The Block Island Times

Tips from an Iron Man

By Bill Koch | Mar 11, 2014
SOUTH KINGSTOWN — There are only 15 men in the world like Fredric Silverblatt, and he wasn’t looking to add to his ranks during his Feb. 21 lecture at The Center, the South Kingstown senior center.
The founder of South County Hospital’s Lyme Disease Clinic and Professor of Medicine Emeritus at Brown University addressed an audience of about two dozen in a small conference room, the first of two such speaking engagements recapping his trip to the Ironman World Championship in 2012.
Silverblatt, looking more trim and stronger than most men decades younger in a dark green buttondown shirt and dark slacks, finished fifth in the 75-79 age division in Kona, Hawaii, surviving an ultimate test of physical endurance that includes a 2.4-mile swim, a 112-mile bicycle race and a marathon thrown in at the end for good measure. His hour-long talk wasn’t designed to find new training partners. His message to the seniors in attendance was a simple one — stay active.
“I’m really not telling you to go out and do an Ironman,” Silverblatt said. “That’s not the point of this.”
Silverblatt cited four primary benefits of regular exercise for seniors, even if it’s something as relatively easy as taking a 30-minute walk every day. He said such regular sessions prolong life expectancy, prevent falls, reduce instances of heart disease and help reduce the effects of dementia.
Silverblatt gave his audience a four-point plan to increasing their activity, and it starts with the most elementary of goals — to have a dream. The next three points – age matters less than you think; making a realistic plan; and remaining flexible as it relates to injury, recovery and fatigue — were all derivatives of the first.
Silverblatt’s dream started at Manhattan’s Stuyvesant High School, where he was captain of the swim team. He went on to Columbia University and the New York University School of Medicine and has more than 30 marathons under his belt. Silverblatt competed in his first triathlon in 2011 and qualified for the world championships in a return to New York in 2012.
“You have to really have your family on your side,” Silverblatt said. “A lot of hours and family functions are missed.”
Silverblatt rested for a week before beginning his training for Kona. He worked out up to 16 hours per week, sometimes three times each day, to prepare himself for a race that traces its origins back to the mid-1970s in San Diego, Calif. The current competition model took shape through three Hawaiian events that were combined into one — the Waikiki Roughwater Swim, the Around-Oahu Bike Race and the Honolulu Marathon. It’s grown from less than 20 entries in 1978 to a worldwide event featuring male and female athletes from dozens of nations.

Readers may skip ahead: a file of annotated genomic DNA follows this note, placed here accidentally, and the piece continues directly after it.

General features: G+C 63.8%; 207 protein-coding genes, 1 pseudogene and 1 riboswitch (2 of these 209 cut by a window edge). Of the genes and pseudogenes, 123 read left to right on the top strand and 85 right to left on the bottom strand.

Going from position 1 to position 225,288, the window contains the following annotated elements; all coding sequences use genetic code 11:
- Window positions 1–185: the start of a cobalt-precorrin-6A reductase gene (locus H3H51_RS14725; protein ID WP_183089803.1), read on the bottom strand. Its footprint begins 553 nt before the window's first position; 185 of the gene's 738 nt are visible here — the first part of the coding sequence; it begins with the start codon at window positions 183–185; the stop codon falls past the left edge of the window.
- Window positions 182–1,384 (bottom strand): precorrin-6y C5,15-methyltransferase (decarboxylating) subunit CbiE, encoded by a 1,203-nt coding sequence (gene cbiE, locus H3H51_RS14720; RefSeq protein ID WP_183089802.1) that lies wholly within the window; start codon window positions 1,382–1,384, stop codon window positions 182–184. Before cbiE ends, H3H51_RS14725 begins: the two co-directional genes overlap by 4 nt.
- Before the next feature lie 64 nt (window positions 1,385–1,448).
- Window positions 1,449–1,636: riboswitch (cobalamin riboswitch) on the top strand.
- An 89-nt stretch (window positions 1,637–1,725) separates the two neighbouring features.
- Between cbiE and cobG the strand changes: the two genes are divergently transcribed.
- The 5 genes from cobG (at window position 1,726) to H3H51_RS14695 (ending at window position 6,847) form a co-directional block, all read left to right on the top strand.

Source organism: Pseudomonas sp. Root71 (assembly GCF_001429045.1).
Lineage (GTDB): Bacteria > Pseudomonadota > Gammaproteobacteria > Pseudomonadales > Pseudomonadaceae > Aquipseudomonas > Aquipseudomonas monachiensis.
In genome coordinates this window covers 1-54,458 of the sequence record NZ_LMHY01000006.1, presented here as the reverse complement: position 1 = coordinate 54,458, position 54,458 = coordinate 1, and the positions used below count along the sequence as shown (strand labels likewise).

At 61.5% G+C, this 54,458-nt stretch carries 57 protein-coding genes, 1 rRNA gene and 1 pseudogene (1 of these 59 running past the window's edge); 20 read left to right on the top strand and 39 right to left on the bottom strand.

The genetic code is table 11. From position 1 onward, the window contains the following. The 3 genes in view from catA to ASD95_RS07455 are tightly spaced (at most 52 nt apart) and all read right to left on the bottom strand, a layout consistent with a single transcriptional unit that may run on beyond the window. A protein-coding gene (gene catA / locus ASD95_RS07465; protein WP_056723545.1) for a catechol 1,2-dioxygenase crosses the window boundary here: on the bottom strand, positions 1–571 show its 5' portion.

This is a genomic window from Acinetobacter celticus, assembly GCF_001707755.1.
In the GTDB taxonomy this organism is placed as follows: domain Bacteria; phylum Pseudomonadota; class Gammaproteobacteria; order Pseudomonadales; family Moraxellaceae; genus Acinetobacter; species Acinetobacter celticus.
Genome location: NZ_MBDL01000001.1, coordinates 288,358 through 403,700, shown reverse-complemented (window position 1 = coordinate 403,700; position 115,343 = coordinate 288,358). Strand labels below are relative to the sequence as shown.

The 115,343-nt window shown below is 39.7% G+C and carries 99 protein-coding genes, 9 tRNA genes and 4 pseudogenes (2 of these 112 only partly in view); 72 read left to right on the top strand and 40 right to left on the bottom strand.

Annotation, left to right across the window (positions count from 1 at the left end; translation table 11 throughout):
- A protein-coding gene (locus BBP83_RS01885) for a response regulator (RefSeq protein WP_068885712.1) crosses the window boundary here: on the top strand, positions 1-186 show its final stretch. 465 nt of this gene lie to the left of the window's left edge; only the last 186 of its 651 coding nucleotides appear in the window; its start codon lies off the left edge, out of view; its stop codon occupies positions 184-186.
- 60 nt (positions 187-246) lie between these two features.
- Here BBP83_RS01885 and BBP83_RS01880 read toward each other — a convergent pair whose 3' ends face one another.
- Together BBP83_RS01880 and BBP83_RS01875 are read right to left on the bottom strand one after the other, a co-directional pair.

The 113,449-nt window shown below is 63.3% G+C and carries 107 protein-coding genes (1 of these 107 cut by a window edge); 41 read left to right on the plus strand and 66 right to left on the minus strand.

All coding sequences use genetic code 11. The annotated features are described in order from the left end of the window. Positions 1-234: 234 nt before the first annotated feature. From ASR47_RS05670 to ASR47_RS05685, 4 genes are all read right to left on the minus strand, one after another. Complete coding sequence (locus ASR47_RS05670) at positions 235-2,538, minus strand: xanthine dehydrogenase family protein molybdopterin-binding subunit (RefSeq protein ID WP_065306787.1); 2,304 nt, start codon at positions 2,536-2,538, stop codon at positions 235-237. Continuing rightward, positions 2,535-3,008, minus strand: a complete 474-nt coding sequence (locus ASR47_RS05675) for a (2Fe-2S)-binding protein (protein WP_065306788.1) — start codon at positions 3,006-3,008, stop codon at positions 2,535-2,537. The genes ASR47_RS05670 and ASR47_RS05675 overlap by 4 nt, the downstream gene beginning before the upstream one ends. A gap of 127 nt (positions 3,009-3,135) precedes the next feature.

“I got there early and started to practice,” Silverblatt said. “There were some very intimidating other competitors there.”
Race day began at 4 a.m., with competitors arriving and preparing for the three portions of the Ironman at the transition area. Bags stuffed with energy bars, gels and sports drinks were prepared and sent to the halfway point of the biking and running legs. Bicycles were checked one last time and stocked with fluids. Silverblatt wore his riding gear under his swimsuit, a light fabric that allowed him to remain cool in the blistering afternoon heat. A quick shower at the transition area was all the running clock allowed.
“This is all timed,” Silverblatt said. “They don’t let you stop to change your bathing suit.”
Silverblatt was a bit slow on the swim, forcing him to bike around Kona with the trade winds in his face in both directions. He walked the final eight miles of the marathon after an aching knee prevented him from running another step. His final time of 15 hours, 50 minutes, 56 seconds was more than an hour under the cutoff time of 17 hours and earned Silverblatt a welcome reception as he crossed the finish line.
“Fredric Silverblatt, you are an Ironman,” the race announcer boomed over the speakers, bringing applause from the large crowd that remained at the finish until well after midnight.
“By the time you get to the run your stomach isn’t really interested in taking any more (food and drinks),” Silverblatt said. “Everything had to be done on the bike.”
Silverblatt’s training cycle for Kona lasted for 10 months. His upcoming events include a trip to his wife Annamaura’s native Italy for a sprint triathlon in June and to Mexico’s Ironman event in Cozumel in December.
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